Enter Giuseppe Mazzini (1805-1872). Mazzini was a great Italian nationalist and he did much to popularize the idea of a united Italy. Mazzini was involved in the rebellion in Piedmont in 1831 and he was forced to flee to France, where he formed an organization called Young Italy. From 1837 Mazzini lived in Britain where he continued to stoke the fire of nationalism in Italy.

Then in 1848 revolutions broke out all over Europe. The first was in Palermo in January. The king of Naples was forced to grant a constitution. In March public pressure forced the king of Piedmont to grant a constitution. Also in March 1848, Venice became an independent republic again. The king of Piedmont decided to take Lombardy from the Austrians and he declared war. Another army was sent from Naples. Meanwhile, Giacomo Durando commanded the army of the Papal States. The Pope ordered him to defend the border. However, he exceeded his orders by marching to fight the Austrians.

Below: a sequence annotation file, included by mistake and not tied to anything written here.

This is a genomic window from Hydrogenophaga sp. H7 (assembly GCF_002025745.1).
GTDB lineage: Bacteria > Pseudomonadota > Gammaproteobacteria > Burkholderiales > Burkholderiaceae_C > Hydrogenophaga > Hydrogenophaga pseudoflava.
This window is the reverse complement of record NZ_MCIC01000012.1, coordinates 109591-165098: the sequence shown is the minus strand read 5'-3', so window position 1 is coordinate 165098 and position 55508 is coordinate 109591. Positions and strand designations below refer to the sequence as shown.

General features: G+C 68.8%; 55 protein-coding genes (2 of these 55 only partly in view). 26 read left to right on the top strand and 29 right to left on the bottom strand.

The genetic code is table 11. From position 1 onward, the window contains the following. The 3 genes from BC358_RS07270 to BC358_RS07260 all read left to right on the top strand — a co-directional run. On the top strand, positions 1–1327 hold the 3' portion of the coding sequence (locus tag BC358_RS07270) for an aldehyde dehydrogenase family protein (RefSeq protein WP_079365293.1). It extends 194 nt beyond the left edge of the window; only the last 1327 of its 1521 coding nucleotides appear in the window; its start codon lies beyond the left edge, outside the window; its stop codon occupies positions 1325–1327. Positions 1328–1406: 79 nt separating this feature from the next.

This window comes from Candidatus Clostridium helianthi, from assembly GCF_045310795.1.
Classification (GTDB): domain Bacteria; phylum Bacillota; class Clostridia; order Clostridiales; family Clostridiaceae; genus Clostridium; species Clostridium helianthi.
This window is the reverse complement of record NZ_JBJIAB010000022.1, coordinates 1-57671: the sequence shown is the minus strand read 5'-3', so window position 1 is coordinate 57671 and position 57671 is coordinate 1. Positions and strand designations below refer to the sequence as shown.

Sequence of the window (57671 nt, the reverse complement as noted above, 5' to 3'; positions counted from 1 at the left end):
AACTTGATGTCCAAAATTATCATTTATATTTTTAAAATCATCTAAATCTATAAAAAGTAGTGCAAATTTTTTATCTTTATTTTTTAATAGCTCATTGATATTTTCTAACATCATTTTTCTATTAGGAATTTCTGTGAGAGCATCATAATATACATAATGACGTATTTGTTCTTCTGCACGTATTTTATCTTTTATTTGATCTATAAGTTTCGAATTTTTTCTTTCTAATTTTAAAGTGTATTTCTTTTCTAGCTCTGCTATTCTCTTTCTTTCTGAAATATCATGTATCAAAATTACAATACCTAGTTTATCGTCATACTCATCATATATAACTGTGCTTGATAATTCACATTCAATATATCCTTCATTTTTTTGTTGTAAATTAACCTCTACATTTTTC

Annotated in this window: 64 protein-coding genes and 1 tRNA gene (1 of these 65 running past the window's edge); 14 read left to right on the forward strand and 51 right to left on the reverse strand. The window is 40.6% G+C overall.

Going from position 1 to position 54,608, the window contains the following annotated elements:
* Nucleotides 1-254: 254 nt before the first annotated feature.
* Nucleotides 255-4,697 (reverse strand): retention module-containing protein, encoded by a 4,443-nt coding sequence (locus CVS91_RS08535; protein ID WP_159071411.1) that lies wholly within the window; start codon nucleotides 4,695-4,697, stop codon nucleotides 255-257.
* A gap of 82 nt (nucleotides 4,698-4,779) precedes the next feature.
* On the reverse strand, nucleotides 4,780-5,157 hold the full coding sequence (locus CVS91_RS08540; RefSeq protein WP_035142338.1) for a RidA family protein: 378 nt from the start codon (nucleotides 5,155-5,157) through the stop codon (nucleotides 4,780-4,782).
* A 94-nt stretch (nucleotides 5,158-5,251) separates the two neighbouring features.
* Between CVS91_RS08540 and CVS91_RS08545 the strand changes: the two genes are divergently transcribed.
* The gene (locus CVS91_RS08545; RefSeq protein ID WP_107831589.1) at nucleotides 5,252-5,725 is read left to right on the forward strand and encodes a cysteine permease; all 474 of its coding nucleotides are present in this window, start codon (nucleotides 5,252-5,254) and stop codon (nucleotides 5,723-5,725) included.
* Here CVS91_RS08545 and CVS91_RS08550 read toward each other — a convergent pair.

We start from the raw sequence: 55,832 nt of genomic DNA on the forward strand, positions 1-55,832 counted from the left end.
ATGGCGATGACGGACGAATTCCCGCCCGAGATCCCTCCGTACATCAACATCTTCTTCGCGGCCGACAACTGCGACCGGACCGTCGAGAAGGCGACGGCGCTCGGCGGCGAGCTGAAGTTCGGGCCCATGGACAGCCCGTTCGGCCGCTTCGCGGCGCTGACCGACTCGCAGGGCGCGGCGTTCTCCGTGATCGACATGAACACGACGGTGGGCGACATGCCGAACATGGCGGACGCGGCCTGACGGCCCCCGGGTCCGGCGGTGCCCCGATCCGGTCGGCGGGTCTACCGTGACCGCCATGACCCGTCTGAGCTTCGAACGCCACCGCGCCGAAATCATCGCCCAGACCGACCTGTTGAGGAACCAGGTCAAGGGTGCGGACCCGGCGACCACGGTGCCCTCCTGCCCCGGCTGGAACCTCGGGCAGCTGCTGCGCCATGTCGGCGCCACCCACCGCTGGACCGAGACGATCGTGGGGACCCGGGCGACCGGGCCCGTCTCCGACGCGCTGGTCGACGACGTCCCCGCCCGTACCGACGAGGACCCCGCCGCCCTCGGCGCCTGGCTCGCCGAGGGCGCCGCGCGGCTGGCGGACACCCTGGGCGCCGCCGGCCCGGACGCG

Many people hoped the Pope would lead the Italians to independence and unity. However, on 29 April the Pope issued a statement making it clear he had no intention of fighting the Austrians. Worse on 25 May, the King of Naples used Swiss mercenaries to stage a coup and restore his power. Finally, the Austrians crushed the Piedmontese at Custoza on 24 July.

However, in the autumn of 1848, the Pope was forced to flee from his home. Rome became a republic. Its army was led by Giuseppe Garibaldi (1807-1882). Unfortunately, the French sent an army to crush the Roman Republic and restore the Pope. In March 1849 Piedmont went to war with Austria again but was quickly defeated at Novara. The king of Piedmont abdicated in favor of his son.